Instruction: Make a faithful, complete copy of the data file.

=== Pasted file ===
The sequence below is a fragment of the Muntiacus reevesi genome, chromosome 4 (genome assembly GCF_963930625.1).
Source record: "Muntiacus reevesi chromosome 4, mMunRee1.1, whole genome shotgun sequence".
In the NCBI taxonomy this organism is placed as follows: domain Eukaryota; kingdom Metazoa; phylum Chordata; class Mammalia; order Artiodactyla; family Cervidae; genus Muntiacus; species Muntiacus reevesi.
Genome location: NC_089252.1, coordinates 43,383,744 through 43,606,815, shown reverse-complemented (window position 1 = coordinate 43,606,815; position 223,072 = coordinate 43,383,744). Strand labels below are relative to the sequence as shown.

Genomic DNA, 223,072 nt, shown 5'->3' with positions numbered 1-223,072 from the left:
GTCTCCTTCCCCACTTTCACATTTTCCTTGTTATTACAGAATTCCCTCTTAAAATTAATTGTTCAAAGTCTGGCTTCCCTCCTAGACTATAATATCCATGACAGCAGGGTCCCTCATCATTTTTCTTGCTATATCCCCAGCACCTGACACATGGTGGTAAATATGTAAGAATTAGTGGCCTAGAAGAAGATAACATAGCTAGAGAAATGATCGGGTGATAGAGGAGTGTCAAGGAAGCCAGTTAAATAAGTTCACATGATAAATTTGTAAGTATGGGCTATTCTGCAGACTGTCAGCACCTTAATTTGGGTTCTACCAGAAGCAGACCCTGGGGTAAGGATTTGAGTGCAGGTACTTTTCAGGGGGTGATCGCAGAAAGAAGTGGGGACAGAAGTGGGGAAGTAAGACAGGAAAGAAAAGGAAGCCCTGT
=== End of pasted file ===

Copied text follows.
The sequence below is a fragment of the Muntiacus reevesi genome, chromosome 4 (genome assembly GCF_963930625.1).
Source record: "Muntiacus reevesi chromosome 4, mMunRee1.1, whole genome shotgun sequence".
In the NCBI taxonomy this organism is placed as follows: domain Eukaryota; kingdom Metazoa; phylum Chordata; class Mammalia; order Artiodactyla; family Cervidae; genus Muntiacus; species Muntiacus reevesi.
Genome location: NC_089252.1, coordinates 43,383,744 through 43,606,815, shown reverse-complemented (window position 1 = coordinate 43,606,815; position 223,072 = coordinate 43,383,744). Strand labels below are relative to the sequence as shown.

Genomic DNA, 223,072 nt, shown 5'->3' with positions numbered 1-223,072 from the left:
GTCTCCTTCCCCACTTTCACATTTTCCTTGTTATTACAGAATTCCCTCTTAAAATTAATTGTTCAAAGTCTGGCTTCCCTCCTAGACTATAATATCCATGACAGCAGGGTCCCTCATCATTTTTCTTGCTATATCCCCAGCACCTGACACATGGTGGTAAATATGTAAGAATTAGTGGCCTAGAAGAAGATAACATAGCTAGAGAAATGATCGGGTGATAGAGGAGTGTCAAGGAAGCCAGTTAAATAAGTTCACATGATAAATTTGTAAGTATGGGCTATTCTGCAGACTGTCAGCACCTTAATTTGGGTTCTACCAGAAGCAGACCCTGGGGTAAGGATTTGAGTGCAGGTACTTTTCAGGGGGTGATCGCAGAAAGAAGTGGGGACAGAAGTGGGGAAGTAAGACAGGAAAGAAAAGGAAGCCCTGT